The Australian Jewish News : Israeli chef sizzles on SBS
ISRAELI chef Roy Ner has eaten at a Michelin-starred restaurant in Milan and has had white truffles costing $8000 grated directly onto his plate in Palma, but his favourite place in the world to eat is the Machane Yehuda market in Jerusalem.
“What really makes me the happiest is going to the markets and finding the stand that’s been cooking the same thing for 30 years,” Ner told The AJN.
“It excites me and reminds me where I come from, and why I’m doing what I’m doing. Eating in Jerusalem fills my heart just as much as eating at a Michelin restaurant. To harness that feeling and that history behind cuisine is what we try to do every day.”
Ner is set to bring that sense of history to SBS cooking show The Chef’s Line which pits home cooks against professional chefs to prepare dishes from their own heritage.
His approach to food stems from a fascinating family tree – his maternal ancestors survived the Spanish Inquisition and migrated to north Africa before settling in Israel, while his paternal ancestry is Greek.
The SBS series, which premiered last week, features a variety of chefs. In the first week of May, Ner will bring his Middle Eastern cuisine to the screen.
Over the course of a week, the home cooks engage in a series of culinary challenges against Ner’s apprentice chef, his chef de partie and sous chef – and if they survive the escalating challenges against Ner himself.
“The aim is not to showcase flamboyant characters, but to really celebrate the food and emphasise the food,” says Ner. “How will home cooks address difficult situations and how will they act in a pressured environment?”
Expect to see mouthwatering baklava, an interpretation of Ner’s grandmother’s beetroot salad and a twist on the Jerusalem Mix that he has dubbed Old City Mix.
If any of those dishes tickle your fancy, you can always drop into Ner’s restaurant Nour – which means “light” in Arabic – in the Sydney suburb of Surry Hills and try them for yourself.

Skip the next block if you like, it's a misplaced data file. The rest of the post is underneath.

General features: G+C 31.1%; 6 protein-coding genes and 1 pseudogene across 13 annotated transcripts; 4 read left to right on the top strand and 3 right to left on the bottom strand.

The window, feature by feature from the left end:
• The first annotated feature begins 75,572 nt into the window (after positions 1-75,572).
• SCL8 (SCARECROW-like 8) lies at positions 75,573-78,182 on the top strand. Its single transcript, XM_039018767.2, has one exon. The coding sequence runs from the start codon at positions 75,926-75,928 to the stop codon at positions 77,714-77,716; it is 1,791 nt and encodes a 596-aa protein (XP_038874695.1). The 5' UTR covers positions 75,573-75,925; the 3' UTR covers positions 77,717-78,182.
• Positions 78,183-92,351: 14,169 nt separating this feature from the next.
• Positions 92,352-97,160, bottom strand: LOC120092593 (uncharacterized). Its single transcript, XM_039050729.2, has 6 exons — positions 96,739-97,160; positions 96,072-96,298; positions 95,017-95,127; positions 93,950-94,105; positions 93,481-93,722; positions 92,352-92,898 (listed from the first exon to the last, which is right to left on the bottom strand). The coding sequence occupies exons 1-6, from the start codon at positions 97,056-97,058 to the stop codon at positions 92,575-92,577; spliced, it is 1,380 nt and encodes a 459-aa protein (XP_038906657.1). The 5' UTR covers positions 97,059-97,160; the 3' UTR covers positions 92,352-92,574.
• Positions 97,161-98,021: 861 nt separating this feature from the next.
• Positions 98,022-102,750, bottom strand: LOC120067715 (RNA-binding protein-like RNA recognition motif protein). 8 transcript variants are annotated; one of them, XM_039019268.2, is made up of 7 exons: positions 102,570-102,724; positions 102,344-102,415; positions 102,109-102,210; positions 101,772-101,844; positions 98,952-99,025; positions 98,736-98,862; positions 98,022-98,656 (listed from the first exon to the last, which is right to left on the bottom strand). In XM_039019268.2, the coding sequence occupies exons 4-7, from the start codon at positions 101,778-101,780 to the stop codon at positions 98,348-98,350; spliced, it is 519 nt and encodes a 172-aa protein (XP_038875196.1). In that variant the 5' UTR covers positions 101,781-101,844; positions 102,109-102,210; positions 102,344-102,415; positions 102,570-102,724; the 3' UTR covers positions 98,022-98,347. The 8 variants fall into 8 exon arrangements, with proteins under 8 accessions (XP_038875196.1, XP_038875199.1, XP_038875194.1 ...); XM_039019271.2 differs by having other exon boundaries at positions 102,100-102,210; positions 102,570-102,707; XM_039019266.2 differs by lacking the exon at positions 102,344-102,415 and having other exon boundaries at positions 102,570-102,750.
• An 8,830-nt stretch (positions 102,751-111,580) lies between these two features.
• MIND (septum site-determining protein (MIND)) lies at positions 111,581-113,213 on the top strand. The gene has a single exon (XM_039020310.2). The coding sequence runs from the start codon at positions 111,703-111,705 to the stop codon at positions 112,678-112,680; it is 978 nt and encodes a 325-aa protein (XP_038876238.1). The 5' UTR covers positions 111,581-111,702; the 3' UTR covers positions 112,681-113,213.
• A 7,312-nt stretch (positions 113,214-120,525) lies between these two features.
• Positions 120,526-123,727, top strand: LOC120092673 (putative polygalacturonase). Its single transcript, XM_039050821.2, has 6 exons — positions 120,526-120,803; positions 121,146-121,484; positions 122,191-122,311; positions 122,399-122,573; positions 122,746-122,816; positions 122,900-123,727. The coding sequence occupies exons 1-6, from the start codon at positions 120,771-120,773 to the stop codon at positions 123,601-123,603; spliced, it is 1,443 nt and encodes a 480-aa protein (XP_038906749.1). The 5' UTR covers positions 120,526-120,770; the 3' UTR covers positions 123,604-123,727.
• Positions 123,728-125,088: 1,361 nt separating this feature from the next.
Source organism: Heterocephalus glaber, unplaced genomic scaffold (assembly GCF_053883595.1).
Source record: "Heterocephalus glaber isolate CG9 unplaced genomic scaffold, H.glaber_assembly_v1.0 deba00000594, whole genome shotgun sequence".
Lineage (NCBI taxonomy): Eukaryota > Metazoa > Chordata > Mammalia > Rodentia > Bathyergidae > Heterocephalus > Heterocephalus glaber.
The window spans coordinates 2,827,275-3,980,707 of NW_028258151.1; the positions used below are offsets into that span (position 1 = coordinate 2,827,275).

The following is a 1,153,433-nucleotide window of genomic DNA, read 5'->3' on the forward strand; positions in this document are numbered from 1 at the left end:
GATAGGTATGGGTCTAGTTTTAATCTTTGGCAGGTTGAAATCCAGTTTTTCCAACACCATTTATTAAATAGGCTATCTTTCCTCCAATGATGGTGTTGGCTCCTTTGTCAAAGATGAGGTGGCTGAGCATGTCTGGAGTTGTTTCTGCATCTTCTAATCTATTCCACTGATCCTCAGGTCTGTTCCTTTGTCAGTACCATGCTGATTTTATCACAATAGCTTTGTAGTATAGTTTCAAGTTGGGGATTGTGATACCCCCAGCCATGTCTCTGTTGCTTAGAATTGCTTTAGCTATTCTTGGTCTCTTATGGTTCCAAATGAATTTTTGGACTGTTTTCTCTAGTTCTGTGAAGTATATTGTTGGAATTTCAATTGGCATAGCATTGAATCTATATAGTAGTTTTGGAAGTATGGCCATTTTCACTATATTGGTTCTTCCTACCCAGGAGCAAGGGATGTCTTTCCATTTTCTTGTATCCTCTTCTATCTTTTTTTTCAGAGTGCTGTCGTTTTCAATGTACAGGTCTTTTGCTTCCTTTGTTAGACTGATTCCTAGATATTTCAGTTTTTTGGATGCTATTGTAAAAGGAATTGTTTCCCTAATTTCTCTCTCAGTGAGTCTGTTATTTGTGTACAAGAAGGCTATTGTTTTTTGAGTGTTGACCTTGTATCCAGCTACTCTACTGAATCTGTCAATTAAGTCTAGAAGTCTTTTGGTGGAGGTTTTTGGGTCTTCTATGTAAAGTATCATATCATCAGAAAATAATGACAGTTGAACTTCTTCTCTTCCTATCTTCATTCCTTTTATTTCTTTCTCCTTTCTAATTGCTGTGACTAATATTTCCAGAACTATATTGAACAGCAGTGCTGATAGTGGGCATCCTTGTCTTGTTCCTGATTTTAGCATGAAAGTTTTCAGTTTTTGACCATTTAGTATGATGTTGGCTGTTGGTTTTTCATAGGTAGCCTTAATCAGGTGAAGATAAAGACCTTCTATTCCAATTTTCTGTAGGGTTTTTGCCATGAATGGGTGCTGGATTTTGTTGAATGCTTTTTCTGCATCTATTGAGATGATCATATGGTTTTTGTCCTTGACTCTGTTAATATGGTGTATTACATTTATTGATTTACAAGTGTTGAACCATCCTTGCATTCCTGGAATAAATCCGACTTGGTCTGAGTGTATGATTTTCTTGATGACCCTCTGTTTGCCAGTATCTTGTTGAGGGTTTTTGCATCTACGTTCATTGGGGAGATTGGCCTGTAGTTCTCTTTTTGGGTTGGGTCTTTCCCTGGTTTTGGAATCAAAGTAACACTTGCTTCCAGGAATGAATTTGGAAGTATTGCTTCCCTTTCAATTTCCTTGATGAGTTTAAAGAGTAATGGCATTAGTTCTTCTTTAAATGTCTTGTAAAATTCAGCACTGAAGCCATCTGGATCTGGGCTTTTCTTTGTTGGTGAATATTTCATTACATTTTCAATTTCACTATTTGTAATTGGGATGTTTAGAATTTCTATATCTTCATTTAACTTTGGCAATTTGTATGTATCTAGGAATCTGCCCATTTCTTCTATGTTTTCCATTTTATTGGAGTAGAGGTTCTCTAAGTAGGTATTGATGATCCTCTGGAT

“The food behind Nour is 3000 years in the making,” Ner explains. “It’s informed by stories of old cities, new cities, cultures, markets, ingredients … It’s an understanding of old flavours coming into a modern environment.”
And the mix of culture goes beyond the food to the staff as well – Israeli-born Ner works with a team that is comprised of a Palestinian sous chef, a kitchen hand from Ramla and a junior sous chef who is Iranian-English.
Ner loves working with such a diverse group, and says with a laugh that the only problem was that it took them more than a month to agree on the hummus recipe.
“It’s a lot of fun because there are different touches and approaches as each individual comes from similar but different background,” says Ner. “It’s my job to harness everyone’s energy and ideas and upbringing into the food and onto the plate.”
Ner has several new projects in the pipeline – he is in talks with celebrity chef Maeve O’Meara to do a food safari in Israel and is looking at developing a Nour pop up.
“We want to do something a big younger and more chic – less refined than the restaurant and a bit more approachable. There is a great possibility that you will see us in Melbourne towards the end of the year.”
In regards to the Israeli food safari, negotiations are ongoing, but Ner is determined to unlock the culinary secrets of Jerusalem and bring them to the rest of the world.
“I want to go beyond Jerusalem,” he says. “Like any other cuisine, every city in Israel has its own famous dish. I want to find them and show them off.
“I feel that Jerusalem and Israeli cuisine is not taboo any more, like it was six or seven years ago. Now people are asking for it, and I feel that it’s an obligation for me as a chef to bring it to them.”